Lotus, Big Breakfast, 1616 Club, Philadelphia, PA- 12/7
Two Hemp Brothers Throwdown
The swanky venue known as the 1616 Club was an unlikely location for the Two
Hemp Brothers end of year throwdown. It was a venue that appeared much more
suited to the rumored Puff Daddy private party that was supposedly held
there. Several rooms, all adorned with plush sofas, were spaced nicely to
allow each act space to do their thing while remaining within short walking
distance to one of the three bar areas. The throwdown featured Big
Breakfast, two DJs and Lotus.
Billed as battle of the funk, the throwdown had something to offer to
everyone. A trance DJ was spinning throughout the night downstairs while a
hip-hop DJ filled in before the bands took the stage and during set breaks.
Big Breakfast was up first. Reminiscent of an early but tighter knit Fathead, their unique six piece
arrangement was able to get the crowd moving and paved the way for them to
remain moving for the rest of the night. Jamiroquai inspired rhythms, mixed
with the melodies created by their jazz-funk inspired keyboardist and the
unique sounds which occur when a clarinet player and saxophonist compete in
the space frequently occupied by a guitarist, give Big Breakfast an
interesting World music sound.
Big Breakfast finished their set and the DJ took over, keeping the crowd's
energy high. The members of Lotus took the stage and began to improvise
with the DJ eventually segueing into Flower Sermon. They kept the crowd
going with their fusion of jazz electronica and ambient drum and bass until
a power failure during the intro of Livingston Storm forced them to take a
slight breather. They quickly regrouped and easily got the throwdowners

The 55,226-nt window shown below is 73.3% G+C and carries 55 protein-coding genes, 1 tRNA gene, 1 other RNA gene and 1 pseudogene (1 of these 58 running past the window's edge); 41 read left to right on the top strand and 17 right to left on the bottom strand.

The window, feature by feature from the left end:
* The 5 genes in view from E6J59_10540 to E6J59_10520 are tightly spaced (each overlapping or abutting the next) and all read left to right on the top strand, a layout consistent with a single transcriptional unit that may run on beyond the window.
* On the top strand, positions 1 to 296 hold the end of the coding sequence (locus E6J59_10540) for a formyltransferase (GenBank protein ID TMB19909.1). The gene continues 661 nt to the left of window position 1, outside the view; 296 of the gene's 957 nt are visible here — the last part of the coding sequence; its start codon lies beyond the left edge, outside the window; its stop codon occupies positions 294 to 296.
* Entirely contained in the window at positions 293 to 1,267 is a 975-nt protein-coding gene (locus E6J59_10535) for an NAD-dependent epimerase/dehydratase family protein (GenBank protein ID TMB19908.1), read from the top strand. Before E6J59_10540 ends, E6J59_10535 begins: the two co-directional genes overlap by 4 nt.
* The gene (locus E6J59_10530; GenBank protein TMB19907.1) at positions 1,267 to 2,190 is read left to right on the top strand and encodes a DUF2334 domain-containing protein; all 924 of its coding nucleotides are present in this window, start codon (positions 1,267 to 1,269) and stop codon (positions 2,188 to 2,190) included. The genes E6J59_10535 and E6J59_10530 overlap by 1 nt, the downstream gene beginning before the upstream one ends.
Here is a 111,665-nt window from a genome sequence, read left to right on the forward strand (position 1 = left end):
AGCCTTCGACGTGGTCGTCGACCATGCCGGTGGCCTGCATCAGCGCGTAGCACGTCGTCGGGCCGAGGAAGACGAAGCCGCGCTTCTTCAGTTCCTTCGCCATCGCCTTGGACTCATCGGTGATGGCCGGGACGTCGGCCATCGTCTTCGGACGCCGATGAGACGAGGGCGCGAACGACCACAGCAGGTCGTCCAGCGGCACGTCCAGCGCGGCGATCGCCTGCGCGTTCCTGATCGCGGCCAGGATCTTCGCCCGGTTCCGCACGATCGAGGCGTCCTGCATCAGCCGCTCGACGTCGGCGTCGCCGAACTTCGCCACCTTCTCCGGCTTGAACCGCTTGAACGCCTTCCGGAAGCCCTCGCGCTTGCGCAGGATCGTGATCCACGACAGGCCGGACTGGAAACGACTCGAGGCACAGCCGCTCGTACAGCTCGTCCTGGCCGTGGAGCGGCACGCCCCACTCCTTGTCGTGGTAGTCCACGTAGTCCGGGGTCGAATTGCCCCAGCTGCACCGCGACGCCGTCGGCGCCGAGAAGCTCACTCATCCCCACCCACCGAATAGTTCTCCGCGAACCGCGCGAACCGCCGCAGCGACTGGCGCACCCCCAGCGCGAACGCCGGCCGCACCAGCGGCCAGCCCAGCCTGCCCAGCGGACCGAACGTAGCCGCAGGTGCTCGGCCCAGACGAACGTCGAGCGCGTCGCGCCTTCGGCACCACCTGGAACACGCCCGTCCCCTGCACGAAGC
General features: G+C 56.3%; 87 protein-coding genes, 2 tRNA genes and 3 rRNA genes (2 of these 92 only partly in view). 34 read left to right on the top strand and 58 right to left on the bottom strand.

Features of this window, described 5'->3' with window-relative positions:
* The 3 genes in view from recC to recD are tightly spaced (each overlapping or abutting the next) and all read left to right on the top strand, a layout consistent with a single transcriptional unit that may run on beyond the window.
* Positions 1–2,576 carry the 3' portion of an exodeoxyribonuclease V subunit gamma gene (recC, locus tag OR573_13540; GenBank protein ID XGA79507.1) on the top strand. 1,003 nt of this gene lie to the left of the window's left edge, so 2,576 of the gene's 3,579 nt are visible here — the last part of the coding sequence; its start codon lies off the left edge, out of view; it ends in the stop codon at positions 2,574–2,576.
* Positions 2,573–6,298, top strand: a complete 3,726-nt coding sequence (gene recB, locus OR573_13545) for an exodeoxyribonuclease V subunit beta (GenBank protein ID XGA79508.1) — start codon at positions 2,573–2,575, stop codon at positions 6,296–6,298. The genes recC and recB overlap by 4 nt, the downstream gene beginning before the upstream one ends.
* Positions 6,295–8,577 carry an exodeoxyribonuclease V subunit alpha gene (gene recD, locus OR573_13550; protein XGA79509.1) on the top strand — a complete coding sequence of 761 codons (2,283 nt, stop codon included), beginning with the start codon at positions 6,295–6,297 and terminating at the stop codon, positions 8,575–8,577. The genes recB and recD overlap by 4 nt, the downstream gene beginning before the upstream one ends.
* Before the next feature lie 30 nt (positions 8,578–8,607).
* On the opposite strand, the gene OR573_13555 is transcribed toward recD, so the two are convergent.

back in the groove. The Intro to a cell sandwiched between Suitcases and
Sandwiches was an intense display of Lotus' unique take on live electronica.
If there was any doubt as to why Lotus was participating in a "Battle of the
Funk", the set closer, Soma, should have displaced it. In several songs,
Lotus's second guitarist doubled as a synth player which made this already
robust quintet appear to have even more depth.
Lotus's composed and improvised instrumental style is a welcome change
compared to the often times forced vocals of other bands. They have a knack
for taking many good elements from electronica and recreating them in a live
setting while keeping the groove fresh. Their rhythm section is tight, but
not rigid, allowing the other band members the ability to explore the
tonespace as they see fit.
Lotus and Big Breakfast are both part of a growing trend in the jam band
scene, in that they rely on multiple percussionists to create a rhythmic
texture akin to ritualistic tribal or heavily layered electronic music.
Given this similarity, Big Breakfast's brand of funk and Lotus'
"Organic-Ambient-Trance-Funk" aren't remotely comparable. Lotus and Big
Breakfast have each taken their musical style in a different direction while
still complimenting each other's sound nicely and demonstrating how both can
appeal to fans of many different genres. The throwdown overall appeared to
be a success and the acts involved will probably benefit because of the
varied audience which was drawn to this venue. I'm already looking forward
to next year.